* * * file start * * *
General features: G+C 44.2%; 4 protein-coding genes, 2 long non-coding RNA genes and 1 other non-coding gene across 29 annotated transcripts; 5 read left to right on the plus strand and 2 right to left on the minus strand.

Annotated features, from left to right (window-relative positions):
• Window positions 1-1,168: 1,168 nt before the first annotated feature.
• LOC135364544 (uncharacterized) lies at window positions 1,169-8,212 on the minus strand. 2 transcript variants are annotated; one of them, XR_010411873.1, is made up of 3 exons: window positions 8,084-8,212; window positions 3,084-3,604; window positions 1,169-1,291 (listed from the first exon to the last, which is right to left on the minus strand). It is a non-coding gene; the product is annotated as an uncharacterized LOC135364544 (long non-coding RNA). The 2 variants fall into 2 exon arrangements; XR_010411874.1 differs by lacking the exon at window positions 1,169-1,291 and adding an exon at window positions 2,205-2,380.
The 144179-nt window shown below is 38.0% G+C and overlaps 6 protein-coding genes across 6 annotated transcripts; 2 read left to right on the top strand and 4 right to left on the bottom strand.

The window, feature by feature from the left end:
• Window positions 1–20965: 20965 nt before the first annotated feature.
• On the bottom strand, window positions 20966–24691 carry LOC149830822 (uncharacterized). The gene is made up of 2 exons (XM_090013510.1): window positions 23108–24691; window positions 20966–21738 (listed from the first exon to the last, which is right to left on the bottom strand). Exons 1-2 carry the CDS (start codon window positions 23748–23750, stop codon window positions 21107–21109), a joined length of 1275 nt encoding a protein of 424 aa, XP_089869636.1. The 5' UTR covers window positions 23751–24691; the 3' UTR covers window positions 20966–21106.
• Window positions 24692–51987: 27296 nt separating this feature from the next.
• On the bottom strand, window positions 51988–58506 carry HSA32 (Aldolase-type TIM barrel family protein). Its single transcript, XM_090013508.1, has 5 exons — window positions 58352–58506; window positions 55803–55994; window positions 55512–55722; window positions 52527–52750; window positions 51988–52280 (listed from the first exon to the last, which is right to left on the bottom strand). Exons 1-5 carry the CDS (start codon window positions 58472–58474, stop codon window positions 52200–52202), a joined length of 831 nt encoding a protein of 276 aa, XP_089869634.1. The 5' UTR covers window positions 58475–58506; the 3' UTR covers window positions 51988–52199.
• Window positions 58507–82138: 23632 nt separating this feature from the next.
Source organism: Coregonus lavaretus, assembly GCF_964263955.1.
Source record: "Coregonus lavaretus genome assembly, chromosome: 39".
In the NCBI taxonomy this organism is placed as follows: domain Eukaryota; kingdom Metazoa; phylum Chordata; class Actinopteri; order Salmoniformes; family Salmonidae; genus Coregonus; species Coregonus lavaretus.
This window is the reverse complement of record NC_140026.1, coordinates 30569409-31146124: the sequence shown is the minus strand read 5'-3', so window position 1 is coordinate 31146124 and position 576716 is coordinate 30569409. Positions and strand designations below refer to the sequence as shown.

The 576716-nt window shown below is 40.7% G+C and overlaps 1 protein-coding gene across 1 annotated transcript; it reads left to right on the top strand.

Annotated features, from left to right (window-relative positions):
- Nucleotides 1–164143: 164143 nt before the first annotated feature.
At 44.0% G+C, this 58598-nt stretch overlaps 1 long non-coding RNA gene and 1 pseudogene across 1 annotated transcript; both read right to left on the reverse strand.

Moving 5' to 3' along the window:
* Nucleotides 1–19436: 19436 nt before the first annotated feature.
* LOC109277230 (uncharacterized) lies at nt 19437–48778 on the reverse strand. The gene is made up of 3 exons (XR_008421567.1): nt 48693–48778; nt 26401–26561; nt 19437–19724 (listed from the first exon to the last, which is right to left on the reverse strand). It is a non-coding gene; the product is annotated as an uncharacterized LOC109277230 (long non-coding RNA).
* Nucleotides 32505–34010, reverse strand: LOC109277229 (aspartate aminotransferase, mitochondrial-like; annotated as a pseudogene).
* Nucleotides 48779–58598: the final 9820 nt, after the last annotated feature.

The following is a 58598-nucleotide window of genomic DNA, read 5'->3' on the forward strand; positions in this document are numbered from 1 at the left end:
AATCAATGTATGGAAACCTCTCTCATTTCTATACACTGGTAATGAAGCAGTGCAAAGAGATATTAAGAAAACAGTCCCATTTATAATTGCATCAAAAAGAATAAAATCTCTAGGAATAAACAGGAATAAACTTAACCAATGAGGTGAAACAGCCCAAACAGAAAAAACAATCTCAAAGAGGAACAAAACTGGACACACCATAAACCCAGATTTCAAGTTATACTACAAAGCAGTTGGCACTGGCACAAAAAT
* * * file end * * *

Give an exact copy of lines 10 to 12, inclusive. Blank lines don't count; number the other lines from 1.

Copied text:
• On the bottom strand, window positions 51988–58506 carry HSA32 (Aldolase-type TIM barrel family protein). Its single transcript, XM_090013508.1, has 5 exons — window positions 58352–58506; window positions 55803–55994; window positions 55512–55722; window positions 52527–52750; window positions 51988–52280 (listed from the first exon to the last, which is right to left on the bottom strand). Exons 1-5 carry the CDS (start codon window positions 58472–58474, stop codon window positions 52200–52202), a joined length of 831 nt encoding a protein of 276 aa, XP_089869634.1. The 5' UTR covers window positions 58475–58506; the 3' UTR covers window positions 51988–52199.
• Window positions 58507–82138: 23632 nt separating this feature from the next.
Source organism: Coregonus lavaretus, assembly GCF_964263955.1.